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Lorenzen dominates in 1st start since '15 in win

Peraza hits early 2-run HR as right-hander allows 1 hit
MLB.com @m_sheldon

MILWAUKEE -- This season, Reds pitcher Michael Lorenzen has worked in short relief, long relief, has been a pinch-hitter extraordinaire, a pinch-runner and even played in right field for one inning. But the role he really longed for, and didn't get to do in 2018, was that of starting pitcher.

Lorenzen finally got his chance on Tuesday vs. the Brewers and didn't squander the opportunity with four well-pitched innings during Cincinnati's 3-1 win at Miller Park. Making a start for the first time since his 2015 rookie season, he allowed one unearned run with one hit, one walk, three strikeouts and hit a batter while throwing 52 pitches. After the game, he maintained his desire to start -- full time -- but also continue to be versatile and perhaps become a National League version of Angels two-way star Shohei Ohtani.

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MILWAUKEE -- This season, Reds pitcher Michael Lorenzen has worked in short relief, long relief, has been a pinch-hitter extraordinaire, a pinch-runner and even played in right field for one inning. But the role he really longed for, and didn't get to do in 2018, was that of starting pitcher.

Lorenzen finally got his chance on Tuesday vs. the Brewers and didn't squander the opportunity with four well-pitched innings during Cincinnati's 3-1 win at Miller Park. Making a start for the first time since his 2015 rookie season, he allowed one unearned run with one hit, one walk, three strikeouts and hit a batter while throwing 52 pitches. After the game, he maintained his desire to start -- full time -- but also continue to be versatile and perhaps become a National League version of Angels two-way star Shohei Ohtani.

View Full Game Coverage

"It's something I would love to do," Lorenzen said. "For me, I feel it opens a lot of doors for me, as well, especially using me however you need for the next four days after a start. You can use me however you want to and get creative that way. I don't want to use it as an excuse, but it my second year full-time pitching [in 2015] was in the big leagues. I don't think that door should be shut quite yet."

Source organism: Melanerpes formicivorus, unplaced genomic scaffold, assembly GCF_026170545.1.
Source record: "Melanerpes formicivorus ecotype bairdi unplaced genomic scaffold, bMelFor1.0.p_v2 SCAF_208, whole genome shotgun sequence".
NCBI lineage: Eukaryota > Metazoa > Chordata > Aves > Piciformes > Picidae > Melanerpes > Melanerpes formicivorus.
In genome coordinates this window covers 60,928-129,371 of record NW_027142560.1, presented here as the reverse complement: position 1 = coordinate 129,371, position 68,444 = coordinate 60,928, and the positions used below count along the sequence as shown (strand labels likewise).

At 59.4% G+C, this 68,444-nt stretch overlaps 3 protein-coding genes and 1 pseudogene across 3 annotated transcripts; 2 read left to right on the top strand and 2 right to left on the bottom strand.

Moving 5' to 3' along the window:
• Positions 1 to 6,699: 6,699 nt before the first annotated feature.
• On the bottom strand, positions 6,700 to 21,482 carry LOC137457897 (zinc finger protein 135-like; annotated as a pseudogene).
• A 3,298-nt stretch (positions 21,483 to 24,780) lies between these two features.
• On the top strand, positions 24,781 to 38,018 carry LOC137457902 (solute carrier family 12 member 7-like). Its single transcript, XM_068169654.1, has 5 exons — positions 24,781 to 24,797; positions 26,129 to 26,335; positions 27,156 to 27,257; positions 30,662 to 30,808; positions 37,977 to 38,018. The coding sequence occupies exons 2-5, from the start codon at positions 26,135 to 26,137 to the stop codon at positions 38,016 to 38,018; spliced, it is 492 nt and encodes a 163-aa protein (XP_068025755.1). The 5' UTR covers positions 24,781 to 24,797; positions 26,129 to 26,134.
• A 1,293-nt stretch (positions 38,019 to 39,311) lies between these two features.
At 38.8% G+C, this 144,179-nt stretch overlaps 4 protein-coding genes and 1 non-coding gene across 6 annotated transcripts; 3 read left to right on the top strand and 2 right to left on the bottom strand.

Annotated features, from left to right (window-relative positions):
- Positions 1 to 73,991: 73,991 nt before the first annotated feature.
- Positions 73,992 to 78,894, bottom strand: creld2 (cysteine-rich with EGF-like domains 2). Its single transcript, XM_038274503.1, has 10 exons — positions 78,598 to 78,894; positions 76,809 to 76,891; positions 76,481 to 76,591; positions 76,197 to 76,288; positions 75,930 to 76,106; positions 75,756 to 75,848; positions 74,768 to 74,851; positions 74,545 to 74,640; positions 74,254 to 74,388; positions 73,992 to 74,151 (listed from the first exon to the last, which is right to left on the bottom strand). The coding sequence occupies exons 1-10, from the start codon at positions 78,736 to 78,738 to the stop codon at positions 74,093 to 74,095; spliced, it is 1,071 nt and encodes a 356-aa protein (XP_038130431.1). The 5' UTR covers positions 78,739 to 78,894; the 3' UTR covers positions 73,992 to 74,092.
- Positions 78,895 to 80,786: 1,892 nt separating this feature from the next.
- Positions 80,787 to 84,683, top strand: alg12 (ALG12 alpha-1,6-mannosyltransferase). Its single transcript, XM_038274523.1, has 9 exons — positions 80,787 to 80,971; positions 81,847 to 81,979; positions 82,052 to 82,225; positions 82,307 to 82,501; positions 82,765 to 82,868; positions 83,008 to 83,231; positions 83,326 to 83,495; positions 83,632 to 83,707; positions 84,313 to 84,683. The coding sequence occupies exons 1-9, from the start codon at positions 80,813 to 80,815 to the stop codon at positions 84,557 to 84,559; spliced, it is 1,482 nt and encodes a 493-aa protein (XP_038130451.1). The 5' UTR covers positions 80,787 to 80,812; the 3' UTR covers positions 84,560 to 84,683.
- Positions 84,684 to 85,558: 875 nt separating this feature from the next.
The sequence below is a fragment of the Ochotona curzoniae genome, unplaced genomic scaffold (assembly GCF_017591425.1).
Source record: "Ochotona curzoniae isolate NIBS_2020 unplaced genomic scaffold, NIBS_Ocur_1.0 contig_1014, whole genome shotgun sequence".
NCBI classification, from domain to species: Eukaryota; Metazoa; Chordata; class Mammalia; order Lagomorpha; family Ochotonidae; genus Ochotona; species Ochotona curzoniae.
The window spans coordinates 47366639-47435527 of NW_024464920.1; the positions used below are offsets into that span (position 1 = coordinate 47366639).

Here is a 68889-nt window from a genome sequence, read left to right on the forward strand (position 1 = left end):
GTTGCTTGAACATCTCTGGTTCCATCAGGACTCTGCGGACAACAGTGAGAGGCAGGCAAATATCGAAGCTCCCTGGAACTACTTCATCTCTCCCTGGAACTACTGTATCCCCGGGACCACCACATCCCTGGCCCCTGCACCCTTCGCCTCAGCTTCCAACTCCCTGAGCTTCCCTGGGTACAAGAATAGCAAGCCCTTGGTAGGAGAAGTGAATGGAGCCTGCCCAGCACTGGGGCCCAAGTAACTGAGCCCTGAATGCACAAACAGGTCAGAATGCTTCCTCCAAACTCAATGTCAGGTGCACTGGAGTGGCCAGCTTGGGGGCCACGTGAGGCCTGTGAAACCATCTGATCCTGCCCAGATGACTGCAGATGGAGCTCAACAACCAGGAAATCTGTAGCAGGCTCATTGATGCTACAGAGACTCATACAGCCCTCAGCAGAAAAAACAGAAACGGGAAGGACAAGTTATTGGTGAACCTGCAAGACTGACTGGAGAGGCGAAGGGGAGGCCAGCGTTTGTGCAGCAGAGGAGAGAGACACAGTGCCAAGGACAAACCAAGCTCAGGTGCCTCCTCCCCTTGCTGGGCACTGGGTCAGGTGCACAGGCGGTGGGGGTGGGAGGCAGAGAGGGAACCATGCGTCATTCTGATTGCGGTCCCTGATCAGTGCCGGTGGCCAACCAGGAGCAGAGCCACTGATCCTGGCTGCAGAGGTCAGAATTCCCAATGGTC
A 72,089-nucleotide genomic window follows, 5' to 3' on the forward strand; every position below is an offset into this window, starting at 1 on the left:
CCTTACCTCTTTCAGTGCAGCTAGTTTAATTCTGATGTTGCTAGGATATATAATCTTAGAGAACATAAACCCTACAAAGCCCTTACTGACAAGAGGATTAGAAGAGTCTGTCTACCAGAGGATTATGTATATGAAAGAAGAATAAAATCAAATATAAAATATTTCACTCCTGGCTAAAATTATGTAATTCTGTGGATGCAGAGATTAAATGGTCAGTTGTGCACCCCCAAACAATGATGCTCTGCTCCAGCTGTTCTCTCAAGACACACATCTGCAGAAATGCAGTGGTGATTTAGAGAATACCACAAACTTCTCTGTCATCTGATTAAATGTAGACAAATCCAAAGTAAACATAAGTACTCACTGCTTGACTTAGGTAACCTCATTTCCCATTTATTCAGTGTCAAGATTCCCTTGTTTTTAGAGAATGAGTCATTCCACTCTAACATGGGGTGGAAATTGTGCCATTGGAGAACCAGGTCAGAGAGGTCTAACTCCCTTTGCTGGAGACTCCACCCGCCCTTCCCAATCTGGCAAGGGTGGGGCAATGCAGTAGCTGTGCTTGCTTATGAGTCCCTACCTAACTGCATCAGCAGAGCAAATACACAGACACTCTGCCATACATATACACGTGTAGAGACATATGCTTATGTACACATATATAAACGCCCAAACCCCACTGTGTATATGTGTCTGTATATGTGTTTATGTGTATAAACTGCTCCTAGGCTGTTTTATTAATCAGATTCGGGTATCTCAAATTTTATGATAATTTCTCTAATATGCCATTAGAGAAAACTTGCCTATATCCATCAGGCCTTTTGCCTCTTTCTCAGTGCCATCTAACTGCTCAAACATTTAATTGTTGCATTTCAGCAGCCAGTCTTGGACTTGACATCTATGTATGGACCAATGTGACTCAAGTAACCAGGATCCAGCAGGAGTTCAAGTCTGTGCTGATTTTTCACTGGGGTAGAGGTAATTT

Interim manager Jim Riggleman set a limit of 50-60 pitches before the outing, and Lorenzen certainly made a compelling case to get another inning having retired the final seven Brewers he faced. On the top step of the dugout after the fourth inning, Lorenzen spent a few moments lobbying Riggleman to let him have one more frame.

"He really did a good job. He had a lot of bullets left, too," Riggleman said. "That was nice how fresh he felt when he came out. We were going to limit him to 50 or 60, but we really didn't want him to get up and down enough times to go back out for the fifth."

Video: CIN@MIL: Riggleman on Lorenzen's outing in victory

After an unearned run scored on a Jonathan Schoop single in the second inning, five of the final seven outs Lorenzen recorded came on routine ground balls. According to Statcast™, the contact against the right-hander was mostly weak. The Brewers' average exit velocity against him was 78.9 mph and it topped out at 99.5 mph.

"When Jim told me my pitch count yesterday, I told him like, 'Man, everything I throw has to be over the plate tomorrow if I'm going to do anything.'" Lorenzen said. "That was kind of my approach, just early in the count, make sure I'm attacking and know which guys like to expand the zone and try to take advantage of it."

After Lorenzen exited, Sal Romano followed with 2 1/3 scoreless innings to get the win. Amir Garrett, David Hernandez and Raisel Iglesias then combined for 2 2/3 hitless innings.

Video: CIN@MIL: Iglesias K's the side to earn the save